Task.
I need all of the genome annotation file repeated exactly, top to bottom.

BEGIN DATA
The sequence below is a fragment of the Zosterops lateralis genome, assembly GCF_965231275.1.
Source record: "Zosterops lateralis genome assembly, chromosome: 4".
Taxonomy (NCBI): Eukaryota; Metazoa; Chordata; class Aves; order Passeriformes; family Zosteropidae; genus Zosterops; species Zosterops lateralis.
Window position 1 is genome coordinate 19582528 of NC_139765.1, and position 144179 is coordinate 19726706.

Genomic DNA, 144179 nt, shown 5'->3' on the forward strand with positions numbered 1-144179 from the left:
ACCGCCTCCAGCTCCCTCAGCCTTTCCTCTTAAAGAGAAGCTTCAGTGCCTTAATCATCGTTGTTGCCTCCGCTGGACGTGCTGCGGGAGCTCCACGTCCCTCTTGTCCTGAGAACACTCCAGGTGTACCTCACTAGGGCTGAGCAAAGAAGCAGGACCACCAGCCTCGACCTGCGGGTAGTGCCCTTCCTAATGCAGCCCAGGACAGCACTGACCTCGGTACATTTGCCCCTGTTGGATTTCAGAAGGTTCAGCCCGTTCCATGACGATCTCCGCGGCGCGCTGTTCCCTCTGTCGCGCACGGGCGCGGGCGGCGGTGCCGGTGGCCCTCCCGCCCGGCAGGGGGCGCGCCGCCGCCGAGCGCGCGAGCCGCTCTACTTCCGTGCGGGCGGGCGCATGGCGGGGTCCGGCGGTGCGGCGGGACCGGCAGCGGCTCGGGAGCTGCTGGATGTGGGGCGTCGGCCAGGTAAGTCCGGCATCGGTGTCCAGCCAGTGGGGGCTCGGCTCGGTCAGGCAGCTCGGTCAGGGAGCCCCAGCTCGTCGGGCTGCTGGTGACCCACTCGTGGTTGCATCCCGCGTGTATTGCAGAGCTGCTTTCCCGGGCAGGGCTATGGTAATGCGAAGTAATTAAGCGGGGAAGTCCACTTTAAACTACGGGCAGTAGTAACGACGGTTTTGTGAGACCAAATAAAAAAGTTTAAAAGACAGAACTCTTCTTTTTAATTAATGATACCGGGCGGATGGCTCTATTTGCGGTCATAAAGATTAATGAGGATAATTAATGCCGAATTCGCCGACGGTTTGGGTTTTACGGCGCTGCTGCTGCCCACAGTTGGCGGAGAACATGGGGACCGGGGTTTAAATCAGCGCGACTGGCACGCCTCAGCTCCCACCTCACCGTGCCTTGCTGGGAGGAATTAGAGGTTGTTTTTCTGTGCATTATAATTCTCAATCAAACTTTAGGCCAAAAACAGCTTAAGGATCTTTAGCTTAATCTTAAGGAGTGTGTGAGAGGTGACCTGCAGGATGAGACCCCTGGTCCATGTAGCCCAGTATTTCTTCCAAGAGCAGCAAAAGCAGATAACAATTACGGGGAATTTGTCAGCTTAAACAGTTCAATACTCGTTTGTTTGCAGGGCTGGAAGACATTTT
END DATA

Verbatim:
The sequence below is a fragment of the Zosterops lateralis genome, assembly GCF_965231275.1.
Source record: "Zosterops lateralis genome assembly, chromosome: 4".
Taxonomy (NCBI): Eukaryota; Metazoa; Chordata; class Aves; order Passeriformes; family Zosteropidae; genus Zosterops; species Zosterops lateralis.
Window position 1 is genome coordinate 19582528 of NC_139765.1, and position 144179 is coordinate 19726706.

Genomic DNA, 144179 nt, shown 5'->3' on the forward strand with positions numbered 1-144179 from the left:
ACCGCCTCCAGCTCCCTCAGCCTTTCCTCTTAAAGAGAAGCTTCAGTGCCTTAATCATCGTTGTTGCCTCCGCTGGACGTGCTGCGGGAGCTCCACGTCCCTCTTGTCCTGAGAACACTCCAGGTGTACCTCACTAGGGCTGAGCAAAGAAGCAGGACCACCAGCCTCGACCTGCGGGTAGTGCCCTTCCTAATGCAGCCCAGGACAGCACTGACCTCGGTACATTTGCCCCTGTTGGATTTCAGAAGGTTCAGCCCGTTCCATGACGATCTCCGCGGCGCGCTGTTCCCTCTGTCGCGCACGGGCGCGGGCGGCGGTGCCGGTGGCCCTCCCGCCCGGCAGGGGGCGCGCCGCCGCCGAGCGCGCGAGCCGCTCTACTTCCGTGCGGGCGGGCGCATGGCGGGGTCCGGCGGTGCGGCGGGACCGGCAGCGGCTCGGGAGCTGCTGGATGTGGGGCGTCGGCCAGGTAAGTCCGGCATCGGTGTCCAGCCAGTGGGGGCTCGGCTCGGTCAGGCAGCTCGGTCAGGGAGCCCCAGCTCGTCGGGCTGCTGGTGACCCACTCGTGGTTGCATCCCGCGTGTATTGCAGAGCTGCTTTCCCGGGCAGGGCTATGGTAATGCGAAGTAATTAAGCGGGGAAGTCCACTTTAAACTACGGGCAGTAGTAACGACGGTTTTGTGAGACCAAATAAAAAAGTTTAAAAGACAGAACTCTTCTTTTTAATTAATGATACCGGGCGGATGGCTCTATTTGCGGTCATAAAGATTAATGAGGATAATTAATGCCGAATTCGCCGACGGTTTGGGTTTTACGGCGCTGCTGCTGCCCACAGTTGGCGGAGAACATGGGGACCGGGGTTTAAATCAGCGCGACTGGCACGCCTCAGCTCCCACCTCACCGTGCCTTGCTGGGAGGAATTAGAGGTTGTTTTTCTGTGCATTATAATTCTCAATCAAACTTTAGGCCAAAAACAGCTTAAGGATCTTTAGCTTAATCTTAAGGAGTGTGTGAGAGGTGACCTGCAGGATGAGACCCCTGGTCCATGTAGCCCAGTATTTCTTCCAAGAGCAGCAAAAGCAGATAACAATTACGGGGAATTTGTCAGCTTAAACAGTTCAATACTCGTTTGTTTGCAGGGCTGGAAGACATTTT